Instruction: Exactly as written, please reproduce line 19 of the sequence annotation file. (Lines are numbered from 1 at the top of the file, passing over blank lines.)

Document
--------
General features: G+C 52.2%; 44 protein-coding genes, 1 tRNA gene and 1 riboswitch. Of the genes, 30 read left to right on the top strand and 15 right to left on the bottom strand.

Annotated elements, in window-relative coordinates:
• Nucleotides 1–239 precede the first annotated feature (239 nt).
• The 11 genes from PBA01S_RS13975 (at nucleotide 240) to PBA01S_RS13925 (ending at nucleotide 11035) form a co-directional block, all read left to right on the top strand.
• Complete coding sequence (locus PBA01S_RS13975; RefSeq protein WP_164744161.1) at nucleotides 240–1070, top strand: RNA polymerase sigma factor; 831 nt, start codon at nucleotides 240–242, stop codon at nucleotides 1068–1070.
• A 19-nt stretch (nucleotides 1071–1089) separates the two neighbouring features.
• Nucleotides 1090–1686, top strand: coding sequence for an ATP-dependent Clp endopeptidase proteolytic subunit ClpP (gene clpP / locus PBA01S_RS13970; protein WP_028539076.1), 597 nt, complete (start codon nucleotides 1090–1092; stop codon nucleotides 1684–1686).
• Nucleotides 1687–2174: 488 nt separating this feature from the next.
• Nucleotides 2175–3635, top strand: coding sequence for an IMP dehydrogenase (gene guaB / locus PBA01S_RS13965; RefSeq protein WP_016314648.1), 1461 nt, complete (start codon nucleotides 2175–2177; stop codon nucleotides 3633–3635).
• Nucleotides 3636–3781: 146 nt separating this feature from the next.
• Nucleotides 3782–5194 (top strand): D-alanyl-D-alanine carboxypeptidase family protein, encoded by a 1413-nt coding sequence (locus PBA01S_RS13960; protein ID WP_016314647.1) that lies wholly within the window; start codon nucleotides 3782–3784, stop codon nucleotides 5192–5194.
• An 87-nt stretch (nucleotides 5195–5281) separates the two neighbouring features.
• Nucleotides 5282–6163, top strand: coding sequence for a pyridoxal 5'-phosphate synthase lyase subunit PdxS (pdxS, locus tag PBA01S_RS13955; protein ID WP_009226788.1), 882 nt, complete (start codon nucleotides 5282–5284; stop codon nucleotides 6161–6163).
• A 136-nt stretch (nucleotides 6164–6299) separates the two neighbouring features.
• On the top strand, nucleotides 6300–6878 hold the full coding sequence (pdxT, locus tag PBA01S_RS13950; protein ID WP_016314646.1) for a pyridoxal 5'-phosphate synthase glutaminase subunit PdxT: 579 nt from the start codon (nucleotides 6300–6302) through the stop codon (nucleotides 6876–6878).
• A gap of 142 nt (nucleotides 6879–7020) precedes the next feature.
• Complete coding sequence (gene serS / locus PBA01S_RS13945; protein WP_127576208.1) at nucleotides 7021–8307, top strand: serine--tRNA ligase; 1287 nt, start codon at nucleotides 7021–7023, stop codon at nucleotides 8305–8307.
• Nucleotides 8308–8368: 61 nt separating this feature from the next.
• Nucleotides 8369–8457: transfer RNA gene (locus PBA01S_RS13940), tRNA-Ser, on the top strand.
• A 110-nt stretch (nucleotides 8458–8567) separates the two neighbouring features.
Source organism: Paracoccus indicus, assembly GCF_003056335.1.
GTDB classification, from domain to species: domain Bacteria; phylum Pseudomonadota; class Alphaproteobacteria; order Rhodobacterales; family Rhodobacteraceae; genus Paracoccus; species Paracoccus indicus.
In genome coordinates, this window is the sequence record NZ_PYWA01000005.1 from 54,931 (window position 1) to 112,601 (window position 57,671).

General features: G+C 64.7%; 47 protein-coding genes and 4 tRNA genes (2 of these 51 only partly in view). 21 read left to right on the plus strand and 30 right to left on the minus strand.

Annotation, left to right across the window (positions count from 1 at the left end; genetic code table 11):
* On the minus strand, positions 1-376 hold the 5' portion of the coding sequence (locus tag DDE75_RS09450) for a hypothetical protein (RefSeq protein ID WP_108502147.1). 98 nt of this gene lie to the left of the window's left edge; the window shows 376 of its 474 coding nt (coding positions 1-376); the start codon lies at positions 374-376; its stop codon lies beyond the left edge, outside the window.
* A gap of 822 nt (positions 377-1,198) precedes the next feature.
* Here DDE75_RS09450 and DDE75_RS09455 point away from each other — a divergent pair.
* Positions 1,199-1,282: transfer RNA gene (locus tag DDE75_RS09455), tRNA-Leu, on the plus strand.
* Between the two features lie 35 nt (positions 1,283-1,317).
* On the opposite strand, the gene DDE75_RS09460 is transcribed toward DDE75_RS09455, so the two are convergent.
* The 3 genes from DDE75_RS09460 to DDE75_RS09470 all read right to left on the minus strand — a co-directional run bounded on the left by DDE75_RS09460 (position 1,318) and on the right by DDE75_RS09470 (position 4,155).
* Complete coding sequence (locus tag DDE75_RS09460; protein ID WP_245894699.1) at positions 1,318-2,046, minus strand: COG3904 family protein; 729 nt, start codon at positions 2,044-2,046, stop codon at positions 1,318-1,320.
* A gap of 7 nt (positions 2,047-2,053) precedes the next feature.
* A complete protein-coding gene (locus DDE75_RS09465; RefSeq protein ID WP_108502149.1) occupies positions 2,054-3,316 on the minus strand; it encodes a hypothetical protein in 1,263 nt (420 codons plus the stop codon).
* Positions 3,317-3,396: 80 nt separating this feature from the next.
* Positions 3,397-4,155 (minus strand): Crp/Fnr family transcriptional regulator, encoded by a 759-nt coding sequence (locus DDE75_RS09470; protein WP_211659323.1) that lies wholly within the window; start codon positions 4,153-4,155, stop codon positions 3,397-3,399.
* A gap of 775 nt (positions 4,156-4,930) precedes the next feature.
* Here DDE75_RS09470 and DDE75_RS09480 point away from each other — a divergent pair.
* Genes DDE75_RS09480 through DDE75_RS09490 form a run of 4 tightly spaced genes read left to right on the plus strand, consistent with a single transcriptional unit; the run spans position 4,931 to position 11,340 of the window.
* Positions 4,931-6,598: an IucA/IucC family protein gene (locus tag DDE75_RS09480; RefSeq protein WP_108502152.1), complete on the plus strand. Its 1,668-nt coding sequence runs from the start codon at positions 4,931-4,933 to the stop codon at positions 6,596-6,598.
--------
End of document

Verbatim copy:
• Nucleotides 8369–8457: transfer RNA gene (locus PBA01S_RS13940), tRNA-Ser, on the top strand.